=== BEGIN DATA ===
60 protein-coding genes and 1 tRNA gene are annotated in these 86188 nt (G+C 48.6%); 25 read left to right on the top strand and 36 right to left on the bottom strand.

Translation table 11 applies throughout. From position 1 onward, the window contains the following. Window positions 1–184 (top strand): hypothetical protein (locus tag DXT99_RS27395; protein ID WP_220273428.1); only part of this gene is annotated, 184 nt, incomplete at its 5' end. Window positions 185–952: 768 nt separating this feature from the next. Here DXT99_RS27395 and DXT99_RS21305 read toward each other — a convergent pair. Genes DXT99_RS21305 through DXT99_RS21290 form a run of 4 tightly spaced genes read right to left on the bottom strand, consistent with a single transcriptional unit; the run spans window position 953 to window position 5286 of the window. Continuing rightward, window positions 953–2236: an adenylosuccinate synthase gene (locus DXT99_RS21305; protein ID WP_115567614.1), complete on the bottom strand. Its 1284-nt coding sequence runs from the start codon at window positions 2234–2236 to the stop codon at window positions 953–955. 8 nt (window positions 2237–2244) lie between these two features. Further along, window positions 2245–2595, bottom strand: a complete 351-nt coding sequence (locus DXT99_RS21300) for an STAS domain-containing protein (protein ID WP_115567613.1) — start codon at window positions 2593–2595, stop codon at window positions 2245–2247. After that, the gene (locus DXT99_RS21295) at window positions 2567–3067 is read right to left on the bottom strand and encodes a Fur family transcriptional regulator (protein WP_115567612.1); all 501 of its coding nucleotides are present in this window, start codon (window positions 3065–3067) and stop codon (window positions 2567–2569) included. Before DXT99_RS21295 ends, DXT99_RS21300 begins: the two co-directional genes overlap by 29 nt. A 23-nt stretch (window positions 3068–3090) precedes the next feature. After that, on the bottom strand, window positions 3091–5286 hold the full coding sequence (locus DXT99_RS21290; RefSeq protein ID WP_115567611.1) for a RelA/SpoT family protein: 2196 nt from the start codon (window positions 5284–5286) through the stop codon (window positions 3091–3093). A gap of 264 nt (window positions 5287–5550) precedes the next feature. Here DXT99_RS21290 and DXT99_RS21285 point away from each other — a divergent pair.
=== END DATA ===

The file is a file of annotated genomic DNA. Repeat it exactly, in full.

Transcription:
60 protein-coding genes and 1 tRNA gene are annotated in these 86188 nt (G+C 48.6%); 25 read left to right on the top strand and 36 right to left on the bottom strand.

Translation table 11 applies throughout. From position 1 onward, the window contains the following. Window positions 1–184 (top strand): hypothetical protein (locus tag DXT99_RS27395; protein ID WP_220273428.1); only part of this gene is annotated, 184 nt, incomplete at its 5' end. Window positions 185–952: 768 nt separating this feature from the next. Here DXT99_RS27395 and DXT99_RS21305 read toward each other — a convergent pair. Genes DXT99_RS21305 through DXT99_RS21290 form a run of 4 tightly spaced genes read right to left on the bottom strand, consistent with a single transcriptional unit; the run spans window position 953 to window position 5286 of the window. Continuing rightward, window positions 953–2236: an adenylosuccinate synthase gene (locus DXT99_RS21305; protein ID WP_115567614.1), complete on the bottom strand. Its 1284-nt coding sequence runs from the start codon at window positions 2234–2236 to the stop codon at window positions 953–955. 8 nt (window positions 2237–2244) lie between these two features. Further along, window positions 2245–2595, bottom strand: a complete 351-nt coding sequence (locus DXT99_RS21300) for an STAS domain-containing protein (protein ID WP_115567613.1) — start codon at window positions 2593–2595, stop codon at window positions 2245–2247. After that, the gene (locus DXT99_RS21295) at window positions 2567–3067 is read right to left on the bottom strand and encodes a Fur family transcriptional regulator (protein WP_115567612.1); all 501 of its coding nucleotides are present in this window, start codon (window positions 3065–3067) and stop codon (window positions 2567–2569) included. Before DXT99_RS21295 ends, DXT99_RS21300 begins: the two co-directional genes overlap by 29 nt. A 23-nt stretch (window positions 3068–3090) precedes the next feature. After that, on the bottom strand, window positions 3091–5286 hold the full coding sequence (locus DXT99_RS21290; RefSeq protein ID WP_115567611.1) for a RelA/SpoT family protein: 2196 nt from the start codon (window positions 5284–5286) through the stop codon (window positions 3091–3093). A gap of 264 nt (window positions 5287–5550) precedes the next feature. Here DXT99_RS21290 and DXT99_RS21285 point away from each other — a divergent pair.